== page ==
While stories alone can have a positive impact, it's a great idea to stop as you read and check in on your child's emotional understanding. Ask your children how they think various characters feel. Discuss how your child could know how a person is feeling that way in real life and what tools they should use when they interact with people displaying similar emotional cues. Talk about what your child can and should do when they're feeling that way themselves. Just like with other types of understanding, stopping and conversing with your child transforms the activity of reading into something much more powerful and educational.
Children aren't always easy to talk to. By participating in an activity with a central focus, it's much easier to get both you and your kid on the same page. You've got a shared goal of getting through the story, understanding what's going on, and having fun. Stories expose you and your child to ideas and topics that might not otherwise come up, giving you a chance to discuss things with your child and learn more about them.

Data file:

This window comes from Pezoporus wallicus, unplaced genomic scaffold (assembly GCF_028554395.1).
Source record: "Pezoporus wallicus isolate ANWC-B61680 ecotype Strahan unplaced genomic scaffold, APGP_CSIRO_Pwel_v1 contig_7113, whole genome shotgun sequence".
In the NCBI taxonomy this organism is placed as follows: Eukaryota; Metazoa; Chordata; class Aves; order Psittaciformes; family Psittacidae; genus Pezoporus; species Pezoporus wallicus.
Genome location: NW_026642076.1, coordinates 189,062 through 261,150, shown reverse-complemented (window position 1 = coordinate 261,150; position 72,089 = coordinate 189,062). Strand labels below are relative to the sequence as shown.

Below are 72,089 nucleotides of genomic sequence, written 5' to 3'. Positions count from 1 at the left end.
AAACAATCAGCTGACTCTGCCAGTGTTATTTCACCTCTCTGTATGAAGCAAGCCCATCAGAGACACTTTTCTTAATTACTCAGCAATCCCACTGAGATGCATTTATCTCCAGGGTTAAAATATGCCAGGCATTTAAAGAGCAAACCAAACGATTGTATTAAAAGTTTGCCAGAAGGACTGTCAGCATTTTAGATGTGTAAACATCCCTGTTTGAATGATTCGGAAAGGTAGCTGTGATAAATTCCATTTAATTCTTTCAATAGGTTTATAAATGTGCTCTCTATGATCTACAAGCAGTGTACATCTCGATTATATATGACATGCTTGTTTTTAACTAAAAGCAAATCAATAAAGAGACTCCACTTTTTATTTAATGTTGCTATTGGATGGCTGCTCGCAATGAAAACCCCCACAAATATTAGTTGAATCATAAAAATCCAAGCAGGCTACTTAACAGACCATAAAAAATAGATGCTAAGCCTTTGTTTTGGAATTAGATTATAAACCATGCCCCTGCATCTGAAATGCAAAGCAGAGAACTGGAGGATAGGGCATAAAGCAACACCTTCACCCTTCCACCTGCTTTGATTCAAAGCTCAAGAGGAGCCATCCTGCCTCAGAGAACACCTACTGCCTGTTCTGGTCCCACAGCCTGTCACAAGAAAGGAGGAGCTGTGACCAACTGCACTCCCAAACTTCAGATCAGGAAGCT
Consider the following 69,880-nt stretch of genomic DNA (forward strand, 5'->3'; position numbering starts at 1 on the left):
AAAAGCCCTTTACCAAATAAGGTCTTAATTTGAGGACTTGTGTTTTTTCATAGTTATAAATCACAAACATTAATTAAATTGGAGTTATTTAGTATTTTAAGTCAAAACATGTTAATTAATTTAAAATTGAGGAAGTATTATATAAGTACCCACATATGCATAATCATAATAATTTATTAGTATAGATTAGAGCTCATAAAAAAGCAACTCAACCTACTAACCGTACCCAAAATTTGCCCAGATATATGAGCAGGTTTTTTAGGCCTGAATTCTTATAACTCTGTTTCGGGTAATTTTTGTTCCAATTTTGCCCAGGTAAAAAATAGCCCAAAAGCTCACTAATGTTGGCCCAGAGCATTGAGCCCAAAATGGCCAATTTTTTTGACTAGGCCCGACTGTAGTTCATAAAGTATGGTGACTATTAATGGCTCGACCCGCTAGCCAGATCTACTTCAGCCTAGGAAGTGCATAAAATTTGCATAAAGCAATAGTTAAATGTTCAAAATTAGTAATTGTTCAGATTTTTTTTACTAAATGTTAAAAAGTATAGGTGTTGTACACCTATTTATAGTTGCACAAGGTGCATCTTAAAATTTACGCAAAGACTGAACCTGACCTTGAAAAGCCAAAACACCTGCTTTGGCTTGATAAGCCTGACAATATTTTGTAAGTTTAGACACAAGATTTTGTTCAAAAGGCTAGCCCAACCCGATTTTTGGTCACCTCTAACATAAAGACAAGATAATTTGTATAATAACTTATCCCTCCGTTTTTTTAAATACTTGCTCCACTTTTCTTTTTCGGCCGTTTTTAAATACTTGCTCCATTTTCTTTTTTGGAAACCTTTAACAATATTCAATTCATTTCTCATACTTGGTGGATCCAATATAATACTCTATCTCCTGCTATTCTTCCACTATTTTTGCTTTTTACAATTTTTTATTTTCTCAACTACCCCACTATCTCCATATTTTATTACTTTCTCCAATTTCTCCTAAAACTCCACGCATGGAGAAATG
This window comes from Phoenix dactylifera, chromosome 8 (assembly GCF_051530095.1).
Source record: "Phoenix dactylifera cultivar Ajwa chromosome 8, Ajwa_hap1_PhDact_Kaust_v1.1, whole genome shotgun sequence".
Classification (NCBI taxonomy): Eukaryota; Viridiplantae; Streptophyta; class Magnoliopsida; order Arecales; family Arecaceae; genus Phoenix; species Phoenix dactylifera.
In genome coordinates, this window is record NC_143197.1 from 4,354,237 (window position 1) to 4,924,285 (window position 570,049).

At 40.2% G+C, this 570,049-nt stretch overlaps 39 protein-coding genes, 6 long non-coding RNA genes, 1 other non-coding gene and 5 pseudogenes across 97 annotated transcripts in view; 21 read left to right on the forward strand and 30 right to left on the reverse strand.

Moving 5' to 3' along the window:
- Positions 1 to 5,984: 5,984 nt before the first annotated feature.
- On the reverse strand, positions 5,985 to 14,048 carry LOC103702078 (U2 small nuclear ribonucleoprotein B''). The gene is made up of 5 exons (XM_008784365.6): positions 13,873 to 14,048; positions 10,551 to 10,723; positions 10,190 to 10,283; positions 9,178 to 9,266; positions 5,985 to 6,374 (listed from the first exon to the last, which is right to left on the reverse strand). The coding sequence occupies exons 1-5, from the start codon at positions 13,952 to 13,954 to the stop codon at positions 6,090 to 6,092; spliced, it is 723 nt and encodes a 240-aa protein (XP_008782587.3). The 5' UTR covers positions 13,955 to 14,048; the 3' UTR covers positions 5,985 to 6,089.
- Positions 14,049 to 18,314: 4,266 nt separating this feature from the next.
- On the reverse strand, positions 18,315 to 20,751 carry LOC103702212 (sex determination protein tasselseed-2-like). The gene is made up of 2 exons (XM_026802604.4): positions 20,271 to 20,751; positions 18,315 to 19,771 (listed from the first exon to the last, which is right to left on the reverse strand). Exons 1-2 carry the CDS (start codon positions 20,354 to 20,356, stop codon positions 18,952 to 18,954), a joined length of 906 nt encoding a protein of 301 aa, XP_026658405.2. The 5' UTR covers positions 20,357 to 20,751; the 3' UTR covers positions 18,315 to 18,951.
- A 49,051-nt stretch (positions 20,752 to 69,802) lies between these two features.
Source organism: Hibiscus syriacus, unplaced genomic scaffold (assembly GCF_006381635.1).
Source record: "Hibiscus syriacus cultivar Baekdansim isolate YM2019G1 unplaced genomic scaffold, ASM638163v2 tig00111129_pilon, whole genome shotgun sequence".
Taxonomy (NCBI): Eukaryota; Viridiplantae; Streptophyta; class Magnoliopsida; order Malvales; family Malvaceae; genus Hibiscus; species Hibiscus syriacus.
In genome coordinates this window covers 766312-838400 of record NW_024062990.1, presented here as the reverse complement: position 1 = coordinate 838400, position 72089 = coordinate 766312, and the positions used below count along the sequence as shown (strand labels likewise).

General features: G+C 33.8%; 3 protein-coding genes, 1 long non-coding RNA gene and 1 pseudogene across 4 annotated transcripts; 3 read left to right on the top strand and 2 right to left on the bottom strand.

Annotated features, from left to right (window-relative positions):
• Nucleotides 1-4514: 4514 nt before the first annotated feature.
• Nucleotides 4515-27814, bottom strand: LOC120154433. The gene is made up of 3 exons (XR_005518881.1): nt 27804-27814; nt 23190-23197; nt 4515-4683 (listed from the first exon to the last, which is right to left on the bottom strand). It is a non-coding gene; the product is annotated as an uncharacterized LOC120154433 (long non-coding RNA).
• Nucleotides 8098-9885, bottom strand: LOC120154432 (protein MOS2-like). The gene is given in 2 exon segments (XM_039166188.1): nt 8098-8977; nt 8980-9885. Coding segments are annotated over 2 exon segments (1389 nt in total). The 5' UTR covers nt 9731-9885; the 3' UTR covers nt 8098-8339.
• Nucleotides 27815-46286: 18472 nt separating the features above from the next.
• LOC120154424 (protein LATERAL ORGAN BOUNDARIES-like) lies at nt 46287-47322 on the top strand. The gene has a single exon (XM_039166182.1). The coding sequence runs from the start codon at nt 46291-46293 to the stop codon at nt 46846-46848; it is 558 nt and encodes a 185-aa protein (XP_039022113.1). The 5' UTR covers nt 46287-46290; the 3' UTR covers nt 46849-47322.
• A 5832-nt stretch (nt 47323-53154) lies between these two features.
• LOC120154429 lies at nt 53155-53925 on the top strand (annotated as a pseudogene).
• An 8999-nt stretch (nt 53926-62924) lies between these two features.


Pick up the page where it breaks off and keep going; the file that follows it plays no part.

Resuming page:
As you learn about what your child likes and dislikes, be sure to tailor your choice of books and stories to fit their desires. If your child likes swimming and elephants, for example, you'll be able to choose books that focus on those subjects. If they dislike spiders, you'll be able to prevent future friction by avoiding books with arachnids in the future. There are lots of children's books to choose from, giving you an incredible ability to customize bedtime stories in a way that keeps both you and your kid happy.
Read our blog: The Best Books for Children under the Spectrum & Neurodiverse Kids and learn more about the importance of reading for kids under the spectrum.